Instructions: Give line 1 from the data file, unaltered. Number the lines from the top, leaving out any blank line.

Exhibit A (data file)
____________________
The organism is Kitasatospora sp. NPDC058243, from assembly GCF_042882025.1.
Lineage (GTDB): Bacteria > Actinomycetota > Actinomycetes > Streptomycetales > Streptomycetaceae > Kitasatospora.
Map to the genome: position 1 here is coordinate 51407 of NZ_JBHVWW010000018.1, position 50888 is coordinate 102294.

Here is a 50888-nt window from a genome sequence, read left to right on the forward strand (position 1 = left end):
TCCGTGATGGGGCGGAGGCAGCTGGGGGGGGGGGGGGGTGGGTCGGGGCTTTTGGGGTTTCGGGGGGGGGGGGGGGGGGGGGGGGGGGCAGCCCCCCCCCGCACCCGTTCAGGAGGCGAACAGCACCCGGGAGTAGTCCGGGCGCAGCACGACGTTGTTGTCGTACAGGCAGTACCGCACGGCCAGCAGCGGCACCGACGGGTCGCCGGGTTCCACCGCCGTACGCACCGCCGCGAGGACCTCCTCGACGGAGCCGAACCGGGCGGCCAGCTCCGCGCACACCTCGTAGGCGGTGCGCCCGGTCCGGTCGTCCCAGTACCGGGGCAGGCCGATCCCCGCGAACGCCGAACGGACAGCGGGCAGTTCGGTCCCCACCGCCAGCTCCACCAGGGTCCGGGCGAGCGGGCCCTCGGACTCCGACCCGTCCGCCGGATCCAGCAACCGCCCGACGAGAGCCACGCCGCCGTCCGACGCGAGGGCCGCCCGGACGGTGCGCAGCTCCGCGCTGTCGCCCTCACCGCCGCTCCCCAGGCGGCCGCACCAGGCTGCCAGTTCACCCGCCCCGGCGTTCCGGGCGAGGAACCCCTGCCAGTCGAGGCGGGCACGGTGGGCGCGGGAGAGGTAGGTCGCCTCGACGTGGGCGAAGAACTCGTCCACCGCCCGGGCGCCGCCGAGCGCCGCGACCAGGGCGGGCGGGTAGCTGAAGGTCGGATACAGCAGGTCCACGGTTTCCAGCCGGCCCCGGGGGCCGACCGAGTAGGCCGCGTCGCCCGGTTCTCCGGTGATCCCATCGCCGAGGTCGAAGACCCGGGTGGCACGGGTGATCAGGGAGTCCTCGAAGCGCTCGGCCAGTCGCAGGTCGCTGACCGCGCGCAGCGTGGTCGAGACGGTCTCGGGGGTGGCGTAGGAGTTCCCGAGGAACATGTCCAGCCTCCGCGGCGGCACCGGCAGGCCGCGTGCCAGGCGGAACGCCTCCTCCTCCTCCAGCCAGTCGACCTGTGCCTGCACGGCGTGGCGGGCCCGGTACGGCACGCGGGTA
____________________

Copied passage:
The organism is Kitasatospora sp. NPDC058243, from assembly GCF_042882025.1.